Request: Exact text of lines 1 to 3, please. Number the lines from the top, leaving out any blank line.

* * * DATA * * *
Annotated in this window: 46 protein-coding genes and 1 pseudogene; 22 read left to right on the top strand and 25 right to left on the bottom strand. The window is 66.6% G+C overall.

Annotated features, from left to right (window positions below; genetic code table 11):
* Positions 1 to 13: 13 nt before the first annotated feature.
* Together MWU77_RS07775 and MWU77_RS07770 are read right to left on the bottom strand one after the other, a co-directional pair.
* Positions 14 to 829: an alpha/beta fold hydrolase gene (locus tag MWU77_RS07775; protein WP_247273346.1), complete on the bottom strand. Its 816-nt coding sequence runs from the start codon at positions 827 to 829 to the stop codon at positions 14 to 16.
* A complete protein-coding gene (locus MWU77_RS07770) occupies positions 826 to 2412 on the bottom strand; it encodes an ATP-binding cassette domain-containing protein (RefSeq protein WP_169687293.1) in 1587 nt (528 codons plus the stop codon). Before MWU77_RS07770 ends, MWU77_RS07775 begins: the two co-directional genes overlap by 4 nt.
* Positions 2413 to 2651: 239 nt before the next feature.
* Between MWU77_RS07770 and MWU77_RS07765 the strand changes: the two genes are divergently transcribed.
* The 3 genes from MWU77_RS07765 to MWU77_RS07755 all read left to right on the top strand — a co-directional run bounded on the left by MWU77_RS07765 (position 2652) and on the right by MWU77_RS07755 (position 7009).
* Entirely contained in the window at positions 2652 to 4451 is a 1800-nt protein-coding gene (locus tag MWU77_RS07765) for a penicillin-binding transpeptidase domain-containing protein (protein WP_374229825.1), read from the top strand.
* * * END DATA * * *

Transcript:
Annotated in this window: 46 protein-coding genes and 1 pseudogene; 22 read left to right on the top strand and 25 right to left on the bottom strand. The window is 66.6% G+C overall.

Annotated features, from left to right (window positions below; genetic code table 11):
* Positions 1 to 13: 13 nt before the first annotated feature.